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Urban China Series featuring Yang Zhan – “Keep Moving, Little Bees!”: Real Estate Promotion and the Financial Roots of Urban Precariousness in China
September 26 @ 8:30 pm – 10:00 pm
Speaker: Yang Zhan, Assistant Professor of Cultural Anthropology, The Hong Kong Polytechnic University
Developers in China’s real estate industry organize temporary workers, or “little bees,” to promote sales. Most developers rely on high-interest loans, and must repay their creditors as quick as possible to keep the chain of funding intact, reduce risk, and secure profits. Thus, little bees are pushed to sell quicker, rather than to sell more units. Due to this hyper-financialization, time on the market becomes a key management target. The little bees aim to convert random encounters on the street into meaningful business relationships. This conversion is facilitated by maps, numbers and speculative culture. Moreover, the demands on sales time are exploitative because in the Chinese real estate market there is a discrepancy between agency and responsibility: Even though little bees’ daily movements are beyond their control, they shoulder immense responsibility, suffer from physical and psychological stress, and are fired at little cost to management. Analyzing this entanglement with time and financialization provides critical insight into urban precariousness in China.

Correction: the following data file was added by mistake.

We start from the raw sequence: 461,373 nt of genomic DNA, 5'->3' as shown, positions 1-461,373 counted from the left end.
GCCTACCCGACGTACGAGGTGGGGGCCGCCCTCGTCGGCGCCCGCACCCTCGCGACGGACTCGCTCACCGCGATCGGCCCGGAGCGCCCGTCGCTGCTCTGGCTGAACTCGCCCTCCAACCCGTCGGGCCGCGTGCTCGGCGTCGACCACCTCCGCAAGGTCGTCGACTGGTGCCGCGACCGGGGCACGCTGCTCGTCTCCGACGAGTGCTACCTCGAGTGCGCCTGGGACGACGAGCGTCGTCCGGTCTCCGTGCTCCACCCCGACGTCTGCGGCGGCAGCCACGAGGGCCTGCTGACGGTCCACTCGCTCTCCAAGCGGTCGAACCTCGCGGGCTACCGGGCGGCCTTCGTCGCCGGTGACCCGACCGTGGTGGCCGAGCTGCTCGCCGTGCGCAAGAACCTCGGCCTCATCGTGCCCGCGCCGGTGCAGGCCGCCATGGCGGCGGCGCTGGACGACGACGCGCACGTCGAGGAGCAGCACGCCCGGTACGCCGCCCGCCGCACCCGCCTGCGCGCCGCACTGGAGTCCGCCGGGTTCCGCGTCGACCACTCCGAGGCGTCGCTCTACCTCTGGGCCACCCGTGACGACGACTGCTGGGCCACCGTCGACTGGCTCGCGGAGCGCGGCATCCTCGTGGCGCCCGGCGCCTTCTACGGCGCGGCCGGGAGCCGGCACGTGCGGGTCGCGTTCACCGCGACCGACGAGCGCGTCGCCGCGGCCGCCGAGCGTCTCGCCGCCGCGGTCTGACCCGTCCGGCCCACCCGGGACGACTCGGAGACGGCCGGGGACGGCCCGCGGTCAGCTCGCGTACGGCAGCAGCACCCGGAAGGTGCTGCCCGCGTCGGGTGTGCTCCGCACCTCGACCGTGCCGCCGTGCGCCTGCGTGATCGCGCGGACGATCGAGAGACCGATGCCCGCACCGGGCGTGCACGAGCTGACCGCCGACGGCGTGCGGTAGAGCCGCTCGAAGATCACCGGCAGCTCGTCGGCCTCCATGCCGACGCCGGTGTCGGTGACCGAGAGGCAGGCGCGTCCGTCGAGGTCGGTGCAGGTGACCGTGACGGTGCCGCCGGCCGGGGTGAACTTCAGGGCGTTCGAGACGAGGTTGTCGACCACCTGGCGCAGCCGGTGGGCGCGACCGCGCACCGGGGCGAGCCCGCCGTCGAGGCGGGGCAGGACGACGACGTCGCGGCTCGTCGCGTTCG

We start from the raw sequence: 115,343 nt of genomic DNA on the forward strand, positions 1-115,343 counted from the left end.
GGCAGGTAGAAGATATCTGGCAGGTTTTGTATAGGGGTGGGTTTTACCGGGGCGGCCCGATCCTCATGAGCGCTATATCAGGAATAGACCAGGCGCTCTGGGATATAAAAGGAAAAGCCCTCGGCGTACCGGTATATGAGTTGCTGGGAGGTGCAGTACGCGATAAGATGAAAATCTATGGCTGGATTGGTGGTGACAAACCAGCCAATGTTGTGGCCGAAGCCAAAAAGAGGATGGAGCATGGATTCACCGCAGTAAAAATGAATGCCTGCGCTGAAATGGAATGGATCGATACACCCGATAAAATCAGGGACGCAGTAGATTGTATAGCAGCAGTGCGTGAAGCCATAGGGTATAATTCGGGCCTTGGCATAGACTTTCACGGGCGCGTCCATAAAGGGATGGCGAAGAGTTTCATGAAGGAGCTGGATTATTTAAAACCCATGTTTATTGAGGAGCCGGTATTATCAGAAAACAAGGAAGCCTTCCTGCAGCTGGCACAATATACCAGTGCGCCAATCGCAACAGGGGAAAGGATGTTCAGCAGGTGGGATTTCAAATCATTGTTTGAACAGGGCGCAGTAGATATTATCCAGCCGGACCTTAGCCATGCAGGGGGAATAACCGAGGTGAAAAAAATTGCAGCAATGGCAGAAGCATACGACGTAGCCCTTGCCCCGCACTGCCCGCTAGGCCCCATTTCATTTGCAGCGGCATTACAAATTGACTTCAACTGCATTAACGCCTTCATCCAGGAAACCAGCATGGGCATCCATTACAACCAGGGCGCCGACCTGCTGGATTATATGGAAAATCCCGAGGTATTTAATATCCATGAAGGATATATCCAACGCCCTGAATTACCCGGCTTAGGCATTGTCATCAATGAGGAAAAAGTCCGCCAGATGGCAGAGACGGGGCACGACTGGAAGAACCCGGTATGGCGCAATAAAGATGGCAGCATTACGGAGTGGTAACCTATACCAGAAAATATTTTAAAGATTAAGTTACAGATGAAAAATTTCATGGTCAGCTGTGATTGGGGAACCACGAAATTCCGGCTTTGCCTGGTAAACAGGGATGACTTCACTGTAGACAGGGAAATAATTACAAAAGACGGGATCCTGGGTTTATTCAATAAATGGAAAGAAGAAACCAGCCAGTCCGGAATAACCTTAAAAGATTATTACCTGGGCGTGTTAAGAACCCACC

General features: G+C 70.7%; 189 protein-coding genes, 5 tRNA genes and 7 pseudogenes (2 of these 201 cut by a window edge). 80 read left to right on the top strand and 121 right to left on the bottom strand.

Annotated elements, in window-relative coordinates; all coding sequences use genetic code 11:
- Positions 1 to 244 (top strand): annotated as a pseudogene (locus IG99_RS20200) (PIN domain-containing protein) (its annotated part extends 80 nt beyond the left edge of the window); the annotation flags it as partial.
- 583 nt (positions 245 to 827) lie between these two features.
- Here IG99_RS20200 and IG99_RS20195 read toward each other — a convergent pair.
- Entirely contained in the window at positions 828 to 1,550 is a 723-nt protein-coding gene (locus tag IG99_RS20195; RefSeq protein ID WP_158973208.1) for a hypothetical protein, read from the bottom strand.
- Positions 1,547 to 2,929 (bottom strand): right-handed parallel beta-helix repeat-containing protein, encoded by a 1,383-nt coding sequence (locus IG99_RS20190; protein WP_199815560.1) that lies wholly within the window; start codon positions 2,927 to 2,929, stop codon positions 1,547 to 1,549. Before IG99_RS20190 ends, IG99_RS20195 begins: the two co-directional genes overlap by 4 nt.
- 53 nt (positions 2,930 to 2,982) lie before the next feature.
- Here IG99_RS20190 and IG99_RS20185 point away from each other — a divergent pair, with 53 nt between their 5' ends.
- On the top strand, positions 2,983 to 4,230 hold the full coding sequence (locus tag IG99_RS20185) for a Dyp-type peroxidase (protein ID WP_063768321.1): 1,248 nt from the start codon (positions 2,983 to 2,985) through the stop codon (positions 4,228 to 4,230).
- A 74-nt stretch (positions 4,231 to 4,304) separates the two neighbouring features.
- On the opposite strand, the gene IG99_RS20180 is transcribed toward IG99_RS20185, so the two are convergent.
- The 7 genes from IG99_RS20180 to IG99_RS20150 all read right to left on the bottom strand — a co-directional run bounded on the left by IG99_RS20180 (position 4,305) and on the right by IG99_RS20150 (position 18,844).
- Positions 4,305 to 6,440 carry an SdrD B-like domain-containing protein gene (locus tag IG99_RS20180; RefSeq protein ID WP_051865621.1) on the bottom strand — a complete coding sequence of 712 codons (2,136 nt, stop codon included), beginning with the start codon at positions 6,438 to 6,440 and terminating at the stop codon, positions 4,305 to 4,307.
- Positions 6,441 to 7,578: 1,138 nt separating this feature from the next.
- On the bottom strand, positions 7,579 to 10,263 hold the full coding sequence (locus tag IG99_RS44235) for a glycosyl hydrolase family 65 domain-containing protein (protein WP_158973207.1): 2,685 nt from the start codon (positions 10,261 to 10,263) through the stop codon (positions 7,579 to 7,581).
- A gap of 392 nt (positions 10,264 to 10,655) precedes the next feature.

Yang Zhan is an Assistant Professor of Cultural Anthropology in the Department of Applied Social Sciences at The Hong Kong Polytechnic University. She was selected a research fellow of China India Institute at New School for Social Research in 2021. Zhan’s research interests include infrastructure of development, urbanization and migration, mobility and temporality, voluntarism and anthropological theory. Zhan is the winner of 2020 Eduard B. Vermeer Prize for the Best Article and was shortlisted for Holland Prize in 2022. Zhan’s articles have appeared in Urban Studies, Cities, Positions, Dialectical Anthropology, Urban Anthropology, Anthropological Forum, China Information, Pacific Affairs, among others. Zhan is currently working on a book manuscript tentatively titled Brutal Temporary: Venturing Migrants and the Politics of Future on China’s Urban Fringe.
We would like to thank the MIT Sustainable Urbanization Lab, the School of Community and Regional Planning at the University of British Columbia, and the Harvard Fairbank Center for Chinese Studies. for supporting this event. Please subscribe to our mailing list if you’d like to receive e-mail notifications: http://mailman.mit.edu/mailman/listinfo/urbanchinaseminar.